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Paper manufacturer fined over ‘avoidable’ accident

A paper manufacturer has been fined £120,000 by the Health and Safety Executive (HSE) over a breach of rules in which an employee lost part of a finger in an ‘avoidable’ accident.

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Accrol Papers, owned by Accrol Group Holdings, of Roman Road, Blackburn

Soft tissue and paper manufacturer Accrol Papers, owned by Accrol Group Holdings, of Roman Road, Blackburn, pleaded guilty to the offence at Manchester Magistrates Court in January after a man aged 22 had part of his finger severed in May 2016.

The paper manufacturer was fined £120,000 and ordered to pay costs of £9,326.40 because the danger of an accident had been brought to the attention of the management but had not been acted upon. The man lost the top of his right index finger when he touched a moving blade as he fed paper between rollers in the factory. It was discovered that it was possible for a worker to place one hand on the perforating blade, whilst pressing a button to move the rollers with the other, thus exposing themselves to extreme danger as safety threading belts were missing.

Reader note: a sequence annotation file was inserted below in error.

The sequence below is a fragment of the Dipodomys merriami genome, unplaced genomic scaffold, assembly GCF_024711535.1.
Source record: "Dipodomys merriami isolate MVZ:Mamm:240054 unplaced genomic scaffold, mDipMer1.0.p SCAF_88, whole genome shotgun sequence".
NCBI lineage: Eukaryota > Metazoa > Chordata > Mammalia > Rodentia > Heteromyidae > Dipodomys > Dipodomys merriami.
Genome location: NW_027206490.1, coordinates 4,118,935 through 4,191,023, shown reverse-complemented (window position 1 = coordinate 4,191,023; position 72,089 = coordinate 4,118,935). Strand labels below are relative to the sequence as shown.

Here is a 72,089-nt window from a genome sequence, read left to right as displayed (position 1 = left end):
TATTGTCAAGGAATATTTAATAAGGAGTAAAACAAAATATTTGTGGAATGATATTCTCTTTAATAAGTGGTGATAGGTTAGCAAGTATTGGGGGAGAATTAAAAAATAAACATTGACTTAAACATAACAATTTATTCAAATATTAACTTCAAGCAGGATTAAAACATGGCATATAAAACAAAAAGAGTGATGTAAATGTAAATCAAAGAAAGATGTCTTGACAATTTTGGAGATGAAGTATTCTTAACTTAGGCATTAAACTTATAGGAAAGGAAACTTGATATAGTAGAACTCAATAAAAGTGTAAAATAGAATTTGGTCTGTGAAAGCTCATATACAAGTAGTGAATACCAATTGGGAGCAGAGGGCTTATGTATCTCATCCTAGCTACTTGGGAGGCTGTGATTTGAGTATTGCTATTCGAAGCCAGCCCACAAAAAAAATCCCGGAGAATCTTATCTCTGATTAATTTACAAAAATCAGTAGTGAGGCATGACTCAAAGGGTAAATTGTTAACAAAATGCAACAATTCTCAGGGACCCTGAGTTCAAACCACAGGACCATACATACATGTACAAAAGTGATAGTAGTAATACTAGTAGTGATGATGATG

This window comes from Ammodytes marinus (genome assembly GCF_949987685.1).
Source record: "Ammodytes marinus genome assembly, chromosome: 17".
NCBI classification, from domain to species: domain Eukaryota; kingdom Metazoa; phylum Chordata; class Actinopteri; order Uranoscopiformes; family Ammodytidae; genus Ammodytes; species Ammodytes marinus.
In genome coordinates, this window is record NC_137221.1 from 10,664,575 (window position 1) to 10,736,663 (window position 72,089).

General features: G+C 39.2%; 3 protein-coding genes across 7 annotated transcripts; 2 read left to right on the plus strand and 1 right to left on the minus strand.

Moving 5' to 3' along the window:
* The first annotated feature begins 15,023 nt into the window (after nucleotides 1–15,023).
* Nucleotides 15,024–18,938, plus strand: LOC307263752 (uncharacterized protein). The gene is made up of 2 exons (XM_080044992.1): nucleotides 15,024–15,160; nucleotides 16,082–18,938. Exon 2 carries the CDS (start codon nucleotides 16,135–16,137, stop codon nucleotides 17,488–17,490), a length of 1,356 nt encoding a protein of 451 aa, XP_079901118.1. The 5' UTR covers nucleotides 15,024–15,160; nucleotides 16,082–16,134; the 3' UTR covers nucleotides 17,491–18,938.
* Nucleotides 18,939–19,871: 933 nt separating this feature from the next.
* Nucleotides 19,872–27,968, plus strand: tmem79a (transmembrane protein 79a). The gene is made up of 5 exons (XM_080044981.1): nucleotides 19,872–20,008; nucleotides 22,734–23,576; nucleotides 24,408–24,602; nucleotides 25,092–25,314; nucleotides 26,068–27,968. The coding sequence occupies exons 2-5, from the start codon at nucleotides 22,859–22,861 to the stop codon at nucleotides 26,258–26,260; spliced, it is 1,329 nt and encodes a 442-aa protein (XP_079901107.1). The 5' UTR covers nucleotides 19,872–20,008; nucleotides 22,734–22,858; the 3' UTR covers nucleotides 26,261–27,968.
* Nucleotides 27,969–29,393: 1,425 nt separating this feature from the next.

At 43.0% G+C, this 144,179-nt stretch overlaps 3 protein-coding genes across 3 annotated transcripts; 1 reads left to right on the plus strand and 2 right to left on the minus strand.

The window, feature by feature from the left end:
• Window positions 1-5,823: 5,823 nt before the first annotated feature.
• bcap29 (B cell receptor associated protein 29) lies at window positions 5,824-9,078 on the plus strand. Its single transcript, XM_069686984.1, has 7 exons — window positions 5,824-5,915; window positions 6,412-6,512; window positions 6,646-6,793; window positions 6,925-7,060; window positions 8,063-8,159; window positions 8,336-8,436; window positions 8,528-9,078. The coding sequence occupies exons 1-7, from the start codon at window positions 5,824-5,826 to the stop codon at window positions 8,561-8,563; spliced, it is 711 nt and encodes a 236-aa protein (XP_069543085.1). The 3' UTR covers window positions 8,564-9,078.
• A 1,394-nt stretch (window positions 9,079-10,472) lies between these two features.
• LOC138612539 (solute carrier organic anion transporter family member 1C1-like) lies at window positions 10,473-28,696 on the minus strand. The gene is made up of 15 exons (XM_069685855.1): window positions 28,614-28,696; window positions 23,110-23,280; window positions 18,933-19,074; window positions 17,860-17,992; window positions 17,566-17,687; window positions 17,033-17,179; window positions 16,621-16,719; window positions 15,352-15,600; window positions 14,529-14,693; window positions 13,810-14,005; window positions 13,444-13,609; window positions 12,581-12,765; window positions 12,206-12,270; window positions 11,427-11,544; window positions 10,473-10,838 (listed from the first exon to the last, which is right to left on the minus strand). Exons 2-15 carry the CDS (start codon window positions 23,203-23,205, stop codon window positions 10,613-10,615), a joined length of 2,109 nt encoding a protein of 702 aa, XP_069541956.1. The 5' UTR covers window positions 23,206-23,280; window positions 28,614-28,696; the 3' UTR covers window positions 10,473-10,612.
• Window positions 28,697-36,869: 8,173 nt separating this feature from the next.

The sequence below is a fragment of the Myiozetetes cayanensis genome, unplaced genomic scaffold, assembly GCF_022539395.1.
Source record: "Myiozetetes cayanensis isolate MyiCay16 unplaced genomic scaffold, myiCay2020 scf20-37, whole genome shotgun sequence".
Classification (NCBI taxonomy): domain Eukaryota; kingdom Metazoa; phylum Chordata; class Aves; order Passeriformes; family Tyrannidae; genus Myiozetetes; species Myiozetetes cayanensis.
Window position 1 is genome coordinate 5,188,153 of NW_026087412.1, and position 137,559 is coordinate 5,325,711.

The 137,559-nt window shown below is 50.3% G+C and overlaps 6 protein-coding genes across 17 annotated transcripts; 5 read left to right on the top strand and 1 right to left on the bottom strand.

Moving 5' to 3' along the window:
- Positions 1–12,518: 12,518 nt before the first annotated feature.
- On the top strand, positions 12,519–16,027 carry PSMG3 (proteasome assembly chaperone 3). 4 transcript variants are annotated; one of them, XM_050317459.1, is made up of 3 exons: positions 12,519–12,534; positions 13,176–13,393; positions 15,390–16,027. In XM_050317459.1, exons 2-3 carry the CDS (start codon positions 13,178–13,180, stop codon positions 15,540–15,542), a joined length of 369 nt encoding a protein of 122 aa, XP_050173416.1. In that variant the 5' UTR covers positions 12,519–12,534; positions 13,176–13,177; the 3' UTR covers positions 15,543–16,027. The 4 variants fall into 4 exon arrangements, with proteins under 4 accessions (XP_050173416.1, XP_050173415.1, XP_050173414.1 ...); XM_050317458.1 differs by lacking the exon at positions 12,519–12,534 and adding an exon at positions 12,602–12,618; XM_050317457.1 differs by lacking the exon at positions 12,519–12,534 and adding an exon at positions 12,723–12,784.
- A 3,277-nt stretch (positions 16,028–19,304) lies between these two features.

HSE inspector Leona Cameron says: “After the incident, the company moved the controls for the machine so that operators could not reach the blade when the machine was moving. Had this been done beforehand then the injury could have been avoided. Companies should be aware that HSE will not hesitate to take enforcement action against those that fall below the required standards”.

Companies should be aware that HSE will not hesitate to take enforcement action against those that fall below the required standards

The Health and Safety Executive wanted a fine of more than half a million pounds but because the firm had come clean and pleaded guilty and changed practices, the fine was much lower.

Established in 1993, Accrol Papers Ltd is one of Europe’s largest independent soft tissue converters with manufacturing capacity in excess of over 100,000 tonnes per annum. In 2017 the firm had financial problems and made 89 workers redundant and had crisis talks with the banks.

The Government’ HSE records that 144 workers were killed at work in 2015/16 with 621,000 estimated non-fatal injuries to workers according to self-reports from the Labour Force Survey in 2015/16. There were 72,702 employee non-fatal injuries reported by employers under RIDDOR in 2015/16 and 4.5million estimated working days were lost due to nonfatal workplace injuries according to self-reports from the Labour Force Survey in 2015/16.



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